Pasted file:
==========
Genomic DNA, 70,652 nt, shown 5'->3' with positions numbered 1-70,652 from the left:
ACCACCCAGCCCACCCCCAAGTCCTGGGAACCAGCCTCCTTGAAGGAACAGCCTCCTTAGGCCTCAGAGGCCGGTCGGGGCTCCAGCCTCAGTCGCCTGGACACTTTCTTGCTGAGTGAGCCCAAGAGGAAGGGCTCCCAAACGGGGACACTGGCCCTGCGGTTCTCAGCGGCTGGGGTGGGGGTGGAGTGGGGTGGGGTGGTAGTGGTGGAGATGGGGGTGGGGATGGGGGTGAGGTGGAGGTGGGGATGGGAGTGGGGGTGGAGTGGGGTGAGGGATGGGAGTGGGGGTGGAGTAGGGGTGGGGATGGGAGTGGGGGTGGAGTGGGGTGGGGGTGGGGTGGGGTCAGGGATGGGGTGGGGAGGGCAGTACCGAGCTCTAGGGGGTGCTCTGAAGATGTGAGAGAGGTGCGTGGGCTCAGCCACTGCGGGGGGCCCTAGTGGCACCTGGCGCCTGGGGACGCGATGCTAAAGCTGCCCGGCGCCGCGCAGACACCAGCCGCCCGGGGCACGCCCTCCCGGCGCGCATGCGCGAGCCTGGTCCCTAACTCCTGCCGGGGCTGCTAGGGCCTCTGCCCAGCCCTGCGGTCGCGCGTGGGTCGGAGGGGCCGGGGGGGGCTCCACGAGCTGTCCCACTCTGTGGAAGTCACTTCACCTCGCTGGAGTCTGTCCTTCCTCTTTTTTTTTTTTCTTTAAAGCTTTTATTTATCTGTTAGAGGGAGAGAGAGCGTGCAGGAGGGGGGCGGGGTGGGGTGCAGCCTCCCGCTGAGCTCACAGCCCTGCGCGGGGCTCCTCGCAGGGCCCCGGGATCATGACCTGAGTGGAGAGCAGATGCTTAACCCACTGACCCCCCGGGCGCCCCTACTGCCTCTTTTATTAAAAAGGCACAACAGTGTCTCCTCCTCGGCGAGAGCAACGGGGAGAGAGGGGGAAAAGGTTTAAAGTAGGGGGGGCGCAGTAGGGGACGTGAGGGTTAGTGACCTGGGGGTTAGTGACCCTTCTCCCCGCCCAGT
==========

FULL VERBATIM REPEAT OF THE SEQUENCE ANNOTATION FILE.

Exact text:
Genomic DNA, 70,652 nt, shown 5'->3' with positions numbered 1-70,652 from the left:
ACCACCCAGCCCACCCCCAAGTCCTGGGAACCAGCCTCCTTGAAGGAACAGCCTCCTTAGGCCTCAGAGGCCGGTCGGGGCTCCAGCCTCAGTCGCCTGGACACTTTCTTGCTGAGTGAGCCCAAGAGGAAGGGCTCCCAAACGGGGACACTGGCCCTGCGGTTCTCAGCGGCTGGGGTGGGGGTGGAGTGGGGTGGGGTGGTAGTGGTGGAGATGGGGGTGGGGATGGGGGTGAGGTGGAGGTGGGGATGGGAGTGGGGGTGGAGTGGGGTGAGGGATGGGAGTGGGGGTGGAGTAGGGGTGGGGATGGGAGTGGGGGTGGAGTGGGGTGGGGGTGGGGTGGGGTCAGGGATGGGGTGGGGAGGGCAGTACCGAGCTCTAGGGGGTGCTCTGAAGATGTGAGAGAGGTGCGTGGGCTCAGCCACTGCGGGGGGCCCTAGTGGCACCTGGCGCCTGGGGACGCGATGCTAAAGCTGCCCGGCGCCGCGCAGACACCAGCCGCCCGGGGCACGCCCTCCCGGCGCGCATGCGCGAGCCTGGTCCCTAACTCCTGCCGGGGCTGCTAGGGCCTCTGCCCAGCCCTGCGGTCGCGCGTGGGTCGGAGGGGCCGGGGGGGGCTCCACGAGCTGTCCCACTCTGTGGAAGTCACTTCACCTCGCTGGAGTCTGTCCTTCCTCTTTTTTTTTTTTCTTTAAAGCTTTTATTTATCTGTTAGAGGGAGAGAGAGCGTGCAGGAGGGGGGCGGGGTGGGGTGCAGCCTCCCGCTGAGCTCACAGCCCTGCGCGGGGCTCCTCGCAGGGCCCCGGGATCATGACCTGAGTGGAGAGCAGATGCTTAACCCACTGACCCCCCGGGCGCCCCTACTGCCTCTTTTATTAAAAAGGCACAACAGTGTCTCCTCCTCGGCGAGAGCAACGGGGAGAGAGGGGGAAAAGGTTTAAAGTAGGGGGGGCGCAGTAGGGGACGTGAGGGTTAGTGACCTGGGGGTTAGTGACCCTTCTCCCCGCCCAGT